As usual, I used a recipe from The only real changes that I make to it is to use a can of diced tomatoes instead of the real thing. After making it, I like to put the stock in ice trays to make 2 tablespoon servings. It makes it so much easier to use them in future recipes that way. Once they are frozen, I empty the trays and store them in a freezer bag. I used to keep them in larger containers which made thawing and getting the exact amount a pain to say the least. Here's the recipe.

  • 2 pounds picked-over crab shells (cracked or chopped) and /or crab bodies (cut into 1-inch pieces, carapace discarded; see Cook’s Notes), crab tomalley, and, if necessary, shrimp shells or lobster carcasses
  • 2 quarts water
  • 1 medium to large onion, coarsely chopped
  • 1 to 2 stalks celery, coarsely chopped
  • 1 1/2 cups chopped tomatoes (tomato "guts" or canned or fresh)
  • 2 cloves garlic, crushed
  • 2 dried bay leaves
  • 2 teaspoons black peppercorns
  • 4 sprigs fresh thyme
  • Kosher or sea salt


1. Place the crab bodies, shells, and tomalley (and optional shrimp shells or lobster carcasses) in a 6- to 8-quart stockpot and cover with the water. Bring to a boil, skimming the white foam from the surface of the stock. (Using a ladle and a circular motion, push the foam from the center to the outside of the pot, where it is easy to remove.) Reduce the heat so the stock cooks at a fast, steady simmer.

2. Add the onion, celery, tomatoes, garlic, bay leaves, peppercorns, and thyme, and let the stock simmer and cook down for about 1 hour. The liquid should just cover the crab shells as the stock cooks; if it doesn’t, just add a little water.

3. Season the stock lightly with salt. Taste for a rich flavor; if it seems light, simmer for about 20 minutes longer.

4. Strain the stock through a fine-mesh strainer. If you are not going to be using it within the hour, chill it as quickly as possible. Cover the broth after it has completely cooled and keep refrigerated for up to 3 days, or freeze for up to 2 months.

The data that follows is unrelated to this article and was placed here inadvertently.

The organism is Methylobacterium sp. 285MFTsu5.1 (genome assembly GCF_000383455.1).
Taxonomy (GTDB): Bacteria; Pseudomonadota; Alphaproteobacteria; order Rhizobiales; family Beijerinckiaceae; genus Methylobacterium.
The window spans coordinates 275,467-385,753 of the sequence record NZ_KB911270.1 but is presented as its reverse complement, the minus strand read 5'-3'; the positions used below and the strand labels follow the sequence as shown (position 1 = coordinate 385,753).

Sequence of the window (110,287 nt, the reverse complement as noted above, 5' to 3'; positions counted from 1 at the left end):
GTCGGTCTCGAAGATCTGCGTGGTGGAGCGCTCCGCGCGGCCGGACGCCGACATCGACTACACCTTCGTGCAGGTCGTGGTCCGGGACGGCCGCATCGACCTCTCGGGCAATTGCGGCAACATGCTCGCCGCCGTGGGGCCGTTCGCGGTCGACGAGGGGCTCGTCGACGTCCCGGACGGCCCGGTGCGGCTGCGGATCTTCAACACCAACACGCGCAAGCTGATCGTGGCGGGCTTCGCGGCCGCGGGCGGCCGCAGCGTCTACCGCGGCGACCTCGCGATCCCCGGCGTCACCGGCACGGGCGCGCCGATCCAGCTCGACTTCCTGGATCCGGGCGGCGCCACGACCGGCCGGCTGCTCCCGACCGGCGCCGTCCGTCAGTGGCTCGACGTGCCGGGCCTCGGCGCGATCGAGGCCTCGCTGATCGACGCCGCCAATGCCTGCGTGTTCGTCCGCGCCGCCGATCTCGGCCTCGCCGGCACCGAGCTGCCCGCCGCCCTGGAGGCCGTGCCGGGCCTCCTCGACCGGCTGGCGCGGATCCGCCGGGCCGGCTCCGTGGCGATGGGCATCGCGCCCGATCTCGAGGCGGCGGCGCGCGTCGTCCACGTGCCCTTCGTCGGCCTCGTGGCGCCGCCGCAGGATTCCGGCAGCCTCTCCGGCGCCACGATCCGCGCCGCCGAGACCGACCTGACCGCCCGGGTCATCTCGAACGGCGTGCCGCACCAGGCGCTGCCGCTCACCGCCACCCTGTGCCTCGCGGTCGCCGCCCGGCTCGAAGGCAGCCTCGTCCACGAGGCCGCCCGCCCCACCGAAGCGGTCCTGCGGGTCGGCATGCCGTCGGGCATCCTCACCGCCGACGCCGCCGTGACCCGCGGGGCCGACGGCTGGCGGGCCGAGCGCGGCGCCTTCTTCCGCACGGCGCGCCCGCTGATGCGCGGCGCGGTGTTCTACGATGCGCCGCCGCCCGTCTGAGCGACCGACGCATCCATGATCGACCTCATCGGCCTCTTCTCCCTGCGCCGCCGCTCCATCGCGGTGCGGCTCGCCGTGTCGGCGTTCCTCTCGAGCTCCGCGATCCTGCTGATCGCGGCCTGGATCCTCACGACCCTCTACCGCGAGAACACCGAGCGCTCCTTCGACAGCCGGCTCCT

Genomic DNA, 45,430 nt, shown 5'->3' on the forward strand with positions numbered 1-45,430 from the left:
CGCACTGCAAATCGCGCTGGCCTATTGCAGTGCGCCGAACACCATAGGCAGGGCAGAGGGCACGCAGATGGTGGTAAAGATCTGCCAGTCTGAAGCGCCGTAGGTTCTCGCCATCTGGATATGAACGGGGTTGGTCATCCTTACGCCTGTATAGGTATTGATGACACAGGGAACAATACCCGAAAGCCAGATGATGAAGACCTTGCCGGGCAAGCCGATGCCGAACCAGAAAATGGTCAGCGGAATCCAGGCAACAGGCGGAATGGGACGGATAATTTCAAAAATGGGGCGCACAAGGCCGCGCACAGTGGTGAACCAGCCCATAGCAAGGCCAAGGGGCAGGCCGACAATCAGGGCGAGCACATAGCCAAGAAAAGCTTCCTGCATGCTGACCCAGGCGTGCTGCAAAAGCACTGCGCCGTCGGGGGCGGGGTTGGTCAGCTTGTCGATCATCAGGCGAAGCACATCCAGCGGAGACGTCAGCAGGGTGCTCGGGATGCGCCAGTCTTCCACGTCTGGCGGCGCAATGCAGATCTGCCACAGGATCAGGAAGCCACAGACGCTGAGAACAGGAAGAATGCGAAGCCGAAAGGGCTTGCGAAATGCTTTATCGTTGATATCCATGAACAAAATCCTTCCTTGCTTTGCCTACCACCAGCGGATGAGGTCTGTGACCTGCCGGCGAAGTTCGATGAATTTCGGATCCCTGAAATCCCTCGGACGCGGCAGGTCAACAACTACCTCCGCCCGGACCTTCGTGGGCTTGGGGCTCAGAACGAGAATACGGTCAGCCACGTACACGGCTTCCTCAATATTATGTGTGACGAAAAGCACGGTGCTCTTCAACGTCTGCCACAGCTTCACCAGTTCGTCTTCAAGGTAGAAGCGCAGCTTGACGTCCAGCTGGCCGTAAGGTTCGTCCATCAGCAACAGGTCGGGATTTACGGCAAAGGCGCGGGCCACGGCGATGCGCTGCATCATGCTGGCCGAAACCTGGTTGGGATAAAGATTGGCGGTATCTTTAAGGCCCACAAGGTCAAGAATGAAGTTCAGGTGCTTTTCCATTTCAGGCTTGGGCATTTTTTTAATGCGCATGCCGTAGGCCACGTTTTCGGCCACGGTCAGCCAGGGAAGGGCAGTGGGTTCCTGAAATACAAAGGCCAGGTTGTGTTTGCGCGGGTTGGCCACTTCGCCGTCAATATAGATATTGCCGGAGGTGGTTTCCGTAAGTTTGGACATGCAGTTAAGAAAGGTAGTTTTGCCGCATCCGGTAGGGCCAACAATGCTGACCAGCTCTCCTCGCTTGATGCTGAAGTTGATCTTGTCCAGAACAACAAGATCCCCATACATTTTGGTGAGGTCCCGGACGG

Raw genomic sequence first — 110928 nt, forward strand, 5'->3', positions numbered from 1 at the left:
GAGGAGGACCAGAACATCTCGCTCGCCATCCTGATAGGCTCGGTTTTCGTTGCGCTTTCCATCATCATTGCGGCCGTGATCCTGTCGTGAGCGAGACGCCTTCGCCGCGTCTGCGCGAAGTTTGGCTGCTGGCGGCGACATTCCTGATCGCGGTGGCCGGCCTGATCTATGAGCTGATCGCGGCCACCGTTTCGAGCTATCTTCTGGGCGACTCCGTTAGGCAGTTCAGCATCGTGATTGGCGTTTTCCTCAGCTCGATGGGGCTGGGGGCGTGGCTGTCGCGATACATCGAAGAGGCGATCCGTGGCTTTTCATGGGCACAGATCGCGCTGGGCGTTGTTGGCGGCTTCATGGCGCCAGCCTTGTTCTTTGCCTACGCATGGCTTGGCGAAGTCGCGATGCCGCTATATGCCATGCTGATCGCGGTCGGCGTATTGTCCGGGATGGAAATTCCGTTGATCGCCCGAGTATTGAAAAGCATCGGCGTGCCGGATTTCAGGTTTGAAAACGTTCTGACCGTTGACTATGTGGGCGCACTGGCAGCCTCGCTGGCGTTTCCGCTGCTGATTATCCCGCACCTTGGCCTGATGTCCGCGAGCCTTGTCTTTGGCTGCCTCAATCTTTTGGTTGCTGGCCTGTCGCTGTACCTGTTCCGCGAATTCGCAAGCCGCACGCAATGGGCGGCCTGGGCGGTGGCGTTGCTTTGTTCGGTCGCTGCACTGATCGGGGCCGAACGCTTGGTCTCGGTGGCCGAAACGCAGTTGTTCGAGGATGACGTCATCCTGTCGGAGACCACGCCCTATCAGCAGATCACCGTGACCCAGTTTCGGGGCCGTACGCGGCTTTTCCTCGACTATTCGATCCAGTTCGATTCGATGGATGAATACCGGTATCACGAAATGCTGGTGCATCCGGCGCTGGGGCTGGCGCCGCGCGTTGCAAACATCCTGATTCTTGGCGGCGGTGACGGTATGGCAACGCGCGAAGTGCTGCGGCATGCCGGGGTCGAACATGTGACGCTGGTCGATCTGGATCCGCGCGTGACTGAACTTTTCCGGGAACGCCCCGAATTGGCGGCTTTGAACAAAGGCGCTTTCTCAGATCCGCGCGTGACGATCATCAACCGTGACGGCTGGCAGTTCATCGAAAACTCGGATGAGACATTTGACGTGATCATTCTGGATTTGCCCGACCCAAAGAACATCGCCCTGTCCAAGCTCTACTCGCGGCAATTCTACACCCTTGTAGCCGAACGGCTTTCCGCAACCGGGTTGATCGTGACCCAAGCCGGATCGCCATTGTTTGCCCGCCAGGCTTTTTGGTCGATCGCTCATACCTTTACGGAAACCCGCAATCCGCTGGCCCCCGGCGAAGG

Cook’s Notes The top shell, called the carapace, of all species of crabs offers little flavor other than that from the greenish brown tomalley you will find tucked in the interior. The head sac attached to the carapace, behind the face of the crab, is inedible and should not be added to stock. So I remove the tomalley to add to the stock for extra flavor and discard the carapace. The body is filled with meat and is excellent added to stock, especially if it is not picked of all its meat. The shells from the legs add good flavor whether they are picked or not.

Monday, August 10, 2009

Calamari Night

I am happy to report that I survived my third semester of nursing school. There are a couple of things that are less desirable about the end of the semester including way too many hours at the library, too many meals at Subway (because they are the only thing open at MUSC after 8pm), and no time with Rick. When the weekend after another week from you-know-where rolled around, I was excited to spend time with him and cook dinner for us. I have been wanting to do this recipe when I came upon it while searching for stuffed pepper ideas. Rick and I had been talking about doing it since we took a journey across the Ravenel Bridge and visited a little seafood place on the Crosstown by MUSC, Crosby's. In my rush to get the heck out of Dodge on Friday after our poster presentations, I forgot to go by there so I hit Mt. Pleasant Seafood on Shem Creek instead for a little over a pound of squid.

I've never cooked calamari, but I have been a fan of it since I first tried it in Italy back in 1991. When I back came from Italy, very few people that I knew had tried it. My favorite version of it is in frutti di mare, and hopefully one day, I get brave enough to try the frutti di mare recipe that I have in the Italian cookbook that I own. It was the first one that I ever bought for myself, and the main reason I did was for that recipe. Maybe someday soon, I'll get brave enough to make it for Rick and me.